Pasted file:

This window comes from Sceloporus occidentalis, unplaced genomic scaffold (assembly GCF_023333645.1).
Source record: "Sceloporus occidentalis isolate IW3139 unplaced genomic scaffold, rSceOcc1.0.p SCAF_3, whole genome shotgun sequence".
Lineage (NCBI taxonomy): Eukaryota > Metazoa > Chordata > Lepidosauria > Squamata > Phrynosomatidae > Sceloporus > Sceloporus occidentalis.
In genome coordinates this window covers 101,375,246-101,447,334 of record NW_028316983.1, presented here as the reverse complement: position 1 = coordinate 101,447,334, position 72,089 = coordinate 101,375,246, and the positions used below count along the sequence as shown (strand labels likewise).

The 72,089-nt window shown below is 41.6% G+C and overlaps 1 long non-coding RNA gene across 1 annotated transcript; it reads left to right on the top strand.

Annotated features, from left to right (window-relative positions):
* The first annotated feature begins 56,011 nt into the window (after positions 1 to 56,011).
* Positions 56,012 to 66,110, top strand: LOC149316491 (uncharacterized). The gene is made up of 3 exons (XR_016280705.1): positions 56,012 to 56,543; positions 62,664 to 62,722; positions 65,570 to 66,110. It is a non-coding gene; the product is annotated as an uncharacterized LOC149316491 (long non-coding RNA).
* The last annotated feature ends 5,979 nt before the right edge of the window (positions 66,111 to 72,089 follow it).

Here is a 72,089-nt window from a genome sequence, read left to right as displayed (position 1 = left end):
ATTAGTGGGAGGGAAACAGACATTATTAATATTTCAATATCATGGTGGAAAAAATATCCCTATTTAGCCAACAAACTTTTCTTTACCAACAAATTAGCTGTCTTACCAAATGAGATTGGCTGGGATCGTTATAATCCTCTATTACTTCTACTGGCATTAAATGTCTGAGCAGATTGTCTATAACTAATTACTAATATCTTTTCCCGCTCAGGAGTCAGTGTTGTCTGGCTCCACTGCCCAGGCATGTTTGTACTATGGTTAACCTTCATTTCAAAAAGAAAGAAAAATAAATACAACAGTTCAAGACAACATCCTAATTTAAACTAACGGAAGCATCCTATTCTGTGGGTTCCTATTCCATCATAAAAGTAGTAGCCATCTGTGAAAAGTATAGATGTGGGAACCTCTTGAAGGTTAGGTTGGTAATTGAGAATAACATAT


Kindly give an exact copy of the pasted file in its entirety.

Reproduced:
This window comes from Sceloporus occidentalis, unplaced genomic scaffold (assembly GCF_023333645.1).
Source record: "Sceloporus occidentalis isolate IW3139 unplaced genomic scaffold, rSceOcc1.0.p SCAF_3, whole genome shotgun sequence".
Lineage (NCBI taxonomy): Eukaryota > Metazoa > Chordata > Lepidosauria > Squamata > Phrynosomatidae > Sceloporus > Sceloporus occidentalis.
In genome coordinates this window covers 101,375,246-101,447,334 of record NW_028316983.1, presented here as the reverse complement: position 1 = coordinate 101,447,334, position 72,089 = coordinate 101,375,246, and the positions used below count along the sequence as shown (strand labels likewise).

The 72,089-nt window shown below is 41.6% G+C and overlaps 1 long non-coding RNA gene across 1 annotated transcript; it reads left to right on the top strand.

Annotated features, from left to right (window-relative positions):
* The first annotated feature begins 56,011 nt into the window (after positions 1 to 56,011).
* Positions 56,012 to 66,110, top strand: LOC149316491 (uncharacterized). The gene is made up of 3 exons (XR_016280705.1): positions 56,012 to 56,543; positions 62,664 to 62,722; positions 65,570 to 66,110. It is a non-coding gene; the product is annotated as an uncharacterized LOC149316491 (long non-coding RNA).
* The last annotated feature ends 5,979 nt before the right edge of the window (positions 66,111 to 72,089 follow it).

Here is a 72,089-nt window from a genome sequence, read left to right as displayed (position 1 = left end):
ATTAGTGGGAGGGAAACAGACATTATTAATATTTCAATATCATGGTGGAAAAAATATCCCTATTTAGCCAACAAACTTTTCTTTACCAACAAATTAGCTGTCTTACCAAATGAGATTGGCTGGGATCGTTATAATCCTCTATTACTTCTACTGGCATTAAATGTCTGAGCAGATTGTCTATAACTAATTACTAATATCTTTTCCCGCTCAGGAGTCAGTGTTGTCTGGCTCCACTGCCCAGGCATGTTTGTACTATGGTTAACCTTCATTTCAAAAAGAAAGAAAAATAAATACAACAGTTCAAGACAACATCCTAATTTAAACTAACGGAAGCATCCTATTCTGTGGGTTCCTATTCCATCATAAAAGTAGTAGCCATCTGTGAAAAGTATAGATGTGGGAACCTCTTGAAGGTTAGGTTGGTAATTGAGAATAACATAT